I reached out to Aditi Nayar, Chief Economist of rating agency ICRA and began by asking her how she was reading the transition from the October to December quarter to January to March quarter.

And as Aditi mentioned, monsoon forecasts are above normal.

India is likely to receive above-average monsoon rains this year, the India Meteorological Department said on Monday, retaining its April forecast.

This year's monsoon rains are expected to be 106% of the long-term average, the director-general of the India Meteorological Department (IMD) told a virtual news conference, reported by Reuters.

So yes, if nothing drastic happens, the second half is looking promising for the economy including for consumption and thus consumer companies.

Oil Prices Steady

The week began with oil prices holding steady as they did over the weekend, a little over $82 a barrel right now.

Traders are focussed on supply cuts and how the US driving season - yes that is a factor - kicks in.

Brent futures dropped 2.2% last week and touched the lowest since early February, while West Texas Intermediate was near $78, Bloomberg reported.

Incidentally, Monday is a holiday in the UK and the US, where the Memorial Day weekend also kicks off that summer driving season.

All markets are closed, including financial markets.

Bloomberg says early signs have pointed to a solid showing, with the number of people expected to fly over the weekend may be the highest in nearly 20 years, according to the American Automobile Association.

Power Surges In India

Energy demand is rising everywhere, whether oil for cars in the US or power for more cooling in India.

This comes in the context of rising weather advisories which have warned of severe heatwave conditions across most of northern India.

Rising summer temperatures have pushed power demand, with numbers rising closer to the power ministry’s projected peak of 260 gigawatts (Gw) this summer, Business Standard reported.

Increased use of cooling equipment during heatwaves is said to be a key reason, although only around a quarter of households own air conditioners or air coolers in India. This is expected to multiply in the coming years and decades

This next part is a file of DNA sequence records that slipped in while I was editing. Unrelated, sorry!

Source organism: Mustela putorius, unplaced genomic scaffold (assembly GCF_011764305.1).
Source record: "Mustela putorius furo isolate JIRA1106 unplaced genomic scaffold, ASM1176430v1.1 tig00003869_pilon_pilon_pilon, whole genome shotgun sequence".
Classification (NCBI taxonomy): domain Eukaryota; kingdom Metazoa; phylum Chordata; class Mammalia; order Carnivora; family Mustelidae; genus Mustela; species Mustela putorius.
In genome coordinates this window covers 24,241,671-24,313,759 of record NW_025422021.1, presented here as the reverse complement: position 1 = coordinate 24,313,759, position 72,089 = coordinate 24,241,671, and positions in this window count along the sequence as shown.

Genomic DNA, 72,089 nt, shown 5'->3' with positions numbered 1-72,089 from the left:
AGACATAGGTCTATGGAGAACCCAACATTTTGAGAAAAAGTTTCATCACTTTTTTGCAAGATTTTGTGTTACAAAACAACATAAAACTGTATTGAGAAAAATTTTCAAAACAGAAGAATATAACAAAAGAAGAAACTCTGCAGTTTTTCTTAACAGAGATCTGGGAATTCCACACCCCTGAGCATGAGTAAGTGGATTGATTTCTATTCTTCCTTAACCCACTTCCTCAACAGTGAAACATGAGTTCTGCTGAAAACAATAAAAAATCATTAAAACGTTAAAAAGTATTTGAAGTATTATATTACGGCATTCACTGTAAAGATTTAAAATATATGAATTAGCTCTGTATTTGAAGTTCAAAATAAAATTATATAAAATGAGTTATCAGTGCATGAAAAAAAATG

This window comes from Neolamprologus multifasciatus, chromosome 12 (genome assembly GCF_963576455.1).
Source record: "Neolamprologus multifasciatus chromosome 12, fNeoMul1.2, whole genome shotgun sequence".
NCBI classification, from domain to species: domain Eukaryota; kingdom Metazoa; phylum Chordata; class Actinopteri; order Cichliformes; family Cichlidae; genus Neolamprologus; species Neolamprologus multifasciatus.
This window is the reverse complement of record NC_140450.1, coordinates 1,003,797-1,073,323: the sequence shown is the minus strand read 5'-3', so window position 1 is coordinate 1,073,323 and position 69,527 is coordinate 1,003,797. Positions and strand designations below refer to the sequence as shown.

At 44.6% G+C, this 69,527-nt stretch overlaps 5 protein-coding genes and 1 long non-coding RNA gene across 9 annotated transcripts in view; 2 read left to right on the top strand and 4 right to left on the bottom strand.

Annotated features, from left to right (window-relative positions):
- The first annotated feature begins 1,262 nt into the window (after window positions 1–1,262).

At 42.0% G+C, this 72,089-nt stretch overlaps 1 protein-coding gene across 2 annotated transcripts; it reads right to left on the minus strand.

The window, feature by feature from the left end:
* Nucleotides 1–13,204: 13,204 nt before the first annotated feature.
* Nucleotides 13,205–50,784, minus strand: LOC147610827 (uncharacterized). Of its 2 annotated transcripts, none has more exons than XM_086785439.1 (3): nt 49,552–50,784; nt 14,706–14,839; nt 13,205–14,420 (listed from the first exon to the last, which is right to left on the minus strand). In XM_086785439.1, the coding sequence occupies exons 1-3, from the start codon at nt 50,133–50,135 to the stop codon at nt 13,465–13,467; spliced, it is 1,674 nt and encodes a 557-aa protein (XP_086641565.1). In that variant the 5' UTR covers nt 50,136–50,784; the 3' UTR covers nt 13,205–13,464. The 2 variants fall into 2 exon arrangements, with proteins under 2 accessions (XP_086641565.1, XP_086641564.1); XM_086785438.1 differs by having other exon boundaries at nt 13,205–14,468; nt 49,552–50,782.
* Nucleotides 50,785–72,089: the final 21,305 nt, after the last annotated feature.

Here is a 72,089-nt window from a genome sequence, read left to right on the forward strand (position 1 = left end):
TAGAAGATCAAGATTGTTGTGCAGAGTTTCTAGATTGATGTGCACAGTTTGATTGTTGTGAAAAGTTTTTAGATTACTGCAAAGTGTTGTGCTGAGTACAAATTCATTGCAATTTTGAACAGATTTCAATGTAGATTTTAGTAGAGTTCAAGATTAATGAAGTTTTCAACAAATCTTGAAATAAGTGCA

Eastern India and North India have seen among the largest increases in peak power demand, says the BS report.

Thermal or coal generated power met most of the rising demand, accounting for more than three quarters of the electricity generated as of March 2024, similar to previous years.

There are some interesting shifts though, one being that it is only now that peak power consumption is shifting to the day, it was evening earlier.

I reached out to Ashok Sreenivasan, Group Coordinator at the Pune-based Prayas Energy Group which has been working on analysis-based policy and regulatory engagement for over 30 years and began by asking him how he was seeing the present demand supply patterns.


Crime Pays But Cyber Crime Pays More It Appears

Two weeks ago, several colleagues of mine got a message from me, saying that I needed money urgently and to transfer the money through various intermediate payment systems like Amazon Pay.

The number on WhatsApp was a US one but the photograph was mine so the anomaly was not immediately clear..

And one colleague unfortunately succumbed to the scam and paid a sum of money. She has now gone to the police.

Just between January and April this year, Indians lost over Rs 1,750 crore due to cybercriminal activities, the Government has said.

If you were to annualise that, as we financial journalists like to do, it's Rs 7,000 crore for the year or quite likely more.

All of this happened thanks to online investment fraud, gaming apps, algorithm manipulations, illegal lending apps, sextortion, and OTP scams.

In 2023, the Indian Cyber Crime Coordination Centre reported over 100,000 investment fraud incidents.

Incidentally, in the last four months, there were 740,000 complaints lodged on the National Cybercrime Reporting Portal, which is managed by the Ministry of Home Affairs.

Unlike let's say good old robberies, most of us know someone or the other who has been scammed and we are getting hit by all kinds of calls and messages seeking money or trying to pull us into a scam.

The Indian Cyber Crime Coordination Centre (I4C) stated that in May 2024, an average of 7,000 cybercrime complaints were recorded daily, a significant surge of 113.7 per cent compared to the period between 2021 and 2023, and a 60.9 percent increase from 2022 to 2023, according to a report in the Economic Times.

Additionally, 85 percent of these complaints pertained to financial online fraud.

So, parting advice. Please be careful of any such messages you get.

Updated On: 28 May 2024 12:31 AM GMT